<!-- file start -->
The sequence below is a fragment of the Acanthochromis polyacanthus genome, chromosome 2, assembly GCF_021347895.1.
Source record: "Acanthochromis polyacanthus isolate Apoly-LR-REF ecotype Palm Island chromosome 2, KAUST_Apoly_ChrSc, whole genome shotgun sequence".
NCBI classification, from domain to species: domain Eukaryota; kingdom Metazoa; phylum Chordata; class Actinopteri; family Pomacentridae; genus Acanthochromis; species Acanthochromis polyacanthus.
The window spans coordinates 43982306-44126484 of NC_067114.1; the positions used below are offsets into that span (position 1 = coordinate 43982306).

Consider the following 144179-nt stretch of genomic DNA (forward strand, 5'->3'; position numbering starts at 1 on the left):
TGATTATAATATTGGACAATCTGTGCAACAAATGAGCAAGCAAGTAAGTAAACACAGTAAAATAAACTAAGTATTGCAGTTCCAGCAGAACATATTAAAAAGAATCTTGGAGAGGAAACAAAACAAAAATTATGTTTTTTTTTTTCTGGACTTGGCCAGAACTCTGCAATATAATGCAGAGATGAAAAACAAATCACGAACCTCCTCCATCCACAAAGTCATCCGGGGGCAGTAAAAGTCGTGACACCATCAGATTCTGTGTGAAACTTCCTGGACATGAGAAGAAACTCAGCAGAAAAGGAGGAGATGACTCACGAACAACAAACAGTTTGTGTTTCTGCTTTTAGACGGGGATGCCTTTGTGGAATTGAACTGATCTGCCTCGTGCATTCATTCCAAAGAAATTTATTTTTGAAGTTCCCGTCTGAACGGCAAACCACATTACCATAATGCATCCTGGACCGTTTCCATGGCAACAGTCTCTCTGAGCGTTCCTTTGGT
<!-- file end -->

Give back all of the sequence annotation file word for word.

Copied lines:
The sequence below is a fragment of the Acanthochromis polyacanthus genome, chromosome 2, assembly GCF_021347895.1.
Source record: "Acanthochromis polyacanthus isolate Apoly-LR-REF ecotype Palm Island chromosome 2, KAUST_Apoly_ChrSc, whole genome shotgun sequence".
NCBI classification, from domain to species: domain Eukaryota; kingdom Metazoa; phylum Chordata; class Actinopteri; family Pomacentridae; genus Acanthochromis; species Acanthochromis polyacanthus.
The window spans coordinates 43982306-44126484 of NC_067114.1; the positions used below are offsets into that span (position 1 = coordinate 43982306).

Consider the following 144179-nt stretch of genomic DNA (forward strand, 5'->3'; position numbering starts at 1 on the left):
TGATTATAATATTGGACAATCTGTGCAACAAATGAGCAAGCAAGTAAGTAAACACAGTAAAATAAACTAAGTATTGCAGTTCCAGCAGAACATATTAAAAAGAATCTTGGAGAGGAAACAAAACAAAAATTATGTTTTTTTTTTTCTGGACTTGGCCAGAACTCTGCAATATAATGCAGAGATGAAAAACAAATCACGAACCTCCTCCATCCACAAAGTCATCCGGGGGCAGTAAAAGTCGTGACACCATCAGATTCTGTGTGAAACTTCCTGGACATGAGAAGAAACTCAGCAGAAAAGGAGGAGATGACTCACGAACAACAAACAGTTTGTGTTTCTGCTTTTAGACGGGGATGCCTTTGTGGAATTGAACTGATCTGCCTCGTGCATTCATTCCAAAGAAATTTATTTTTGAAGTTCCCGTCTGAACGGCAAACCACATTACCATAATGCATCCTGGACCGTTTCCATGGCAACAGTCTCTCTGAGCGTTCCTTTGGT